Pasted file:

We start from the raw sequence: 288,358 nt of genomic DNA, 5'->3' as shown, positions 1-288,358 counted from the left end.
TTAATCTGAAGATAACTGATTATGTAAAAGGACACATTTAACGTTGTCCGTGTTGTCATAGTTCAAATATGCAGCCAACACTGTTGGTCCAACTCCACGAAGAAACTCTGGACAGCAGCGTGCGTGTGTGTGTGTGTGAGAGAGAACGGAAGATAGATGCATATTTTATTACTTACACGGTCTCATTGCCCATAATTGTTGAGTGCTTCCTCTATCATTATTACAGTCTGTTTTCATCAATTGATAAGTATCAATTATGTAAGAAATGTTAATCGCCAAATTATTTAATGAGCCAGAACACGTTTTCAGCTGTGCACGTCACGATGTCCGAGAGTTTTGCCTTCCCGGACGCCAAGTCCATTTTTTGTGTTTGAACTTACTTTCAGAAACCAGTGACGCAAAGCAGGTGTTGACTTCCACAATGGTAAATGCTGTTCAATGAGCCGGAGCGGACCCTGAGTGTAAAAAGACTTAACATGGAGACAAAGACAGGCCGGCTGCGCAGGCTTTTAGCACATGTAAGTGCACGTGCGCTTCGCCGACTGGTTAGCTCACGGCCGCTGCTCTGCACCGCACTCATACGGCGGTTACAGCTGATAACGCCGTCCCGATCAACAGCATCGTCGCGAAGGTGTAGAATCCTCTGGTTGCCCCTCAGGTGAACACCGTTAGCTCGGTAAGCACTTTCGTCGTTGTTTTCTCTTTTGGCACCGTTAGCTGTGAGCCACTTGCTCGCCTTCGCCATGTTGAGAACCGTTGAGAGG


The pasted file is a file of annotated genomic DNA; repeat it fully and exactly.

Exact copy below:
We start from the raw sequence: 288,358 nt of genomic DNA, 5'->3' as shown, positions 1-288,358 counted from the left end.
TTAATCTGAAGATAACTGATTATGTAAAAGGACACATTTAACGTTGTCCGTGTTGTCATAGTTCAAATATGCAGCCAACACTGTTGGTCCAACTCCACGAAGAAACTCTGGACAGCAGCGTGCGTGTGTGTGTGTGTGAGAGAGAACGGAAGATAGATGCATATTTTATTACTTACACGGTCTCATTGCCCATAATTGTTGAGTGCTTCCTCTATCATTATTACAGTCTGTTTTCATCAATTGATAAGTATCAATTATGTAAGAAATGTTAATCGCCAAATTATTTAATGAGCCAGAACACGTTTTCAGCTGTGCACGTCACGATGTCCGAGAGTTTTGCCTTCCCGGACGCCAAGTCCATTTTTTGTGTTTGAACTTACTTTCAGAAACCAGTGACGCAAAGCAGGTGTTGACTTCCACAATGGTAAATGCTGTTCAATGAGCCGGAGCGGACCCTGAGTGTAAAAAGACTTAACATGGAGACAAAGACAGGCCGGCTGCGCAGGCTTTTAGCACATGTAAGTGCACGTGCGCTTCGCCGACTGGTTAGCTCACGGCCGCTGCTCTGCACCGCACTCATACGGCGGTTACAGCTGATAACGCCGTCCCGATCAACAGCATCGTCGCGAAGGTGTAGAATCCTCTGGTTGCCCCTCAGGTGAACACCGTTAGCTCGGTAAGCACTTTCGTCGTTGTTTTCTCTTTTGGCACCGTTAGCTGTGAGCCACTTGCTCGCCTTCGCCATGTTGAGAACCGTTGAGAGG